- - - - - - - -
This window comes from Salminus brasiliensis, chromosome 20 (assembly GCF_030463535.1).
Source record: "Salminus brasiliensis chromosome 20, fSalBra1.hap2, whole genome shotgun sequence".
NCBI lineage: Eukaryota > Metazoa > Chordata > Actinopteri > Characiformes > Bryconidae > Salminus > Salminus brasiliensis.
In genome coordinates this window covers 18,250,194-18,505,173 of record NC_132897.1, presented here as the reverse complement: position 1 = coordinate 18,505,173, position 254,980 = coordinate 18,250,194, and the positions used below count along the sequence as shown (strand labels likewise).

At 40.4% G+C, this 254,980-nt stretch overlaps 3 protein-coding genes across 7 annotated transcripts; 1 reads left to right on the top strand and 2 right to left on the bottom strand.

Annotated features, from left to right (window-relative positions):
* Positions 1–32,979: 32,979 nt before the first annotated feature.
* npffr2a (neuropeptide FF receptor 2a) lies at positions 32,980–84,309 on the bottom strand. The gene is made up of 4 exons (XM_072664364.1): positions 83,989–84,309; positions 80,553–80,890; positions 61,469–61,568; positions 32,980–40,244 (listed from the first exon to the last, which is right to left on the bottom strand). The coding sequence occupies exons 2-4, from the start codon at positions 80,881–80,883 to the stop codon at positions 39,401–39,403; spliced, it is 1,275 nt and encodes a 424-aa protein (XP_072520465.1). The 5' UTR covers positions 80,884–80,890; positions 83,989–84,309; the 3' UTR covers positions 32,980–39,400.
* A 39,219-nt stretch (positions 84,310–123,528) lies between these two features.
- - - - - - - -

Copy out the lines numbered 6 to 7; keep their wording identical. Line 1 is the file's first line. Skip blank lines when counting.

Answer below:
Annotated features, from left to right (window-relative positions):
* Positions 1–32,979: 32,979 nt before the first annotated feature.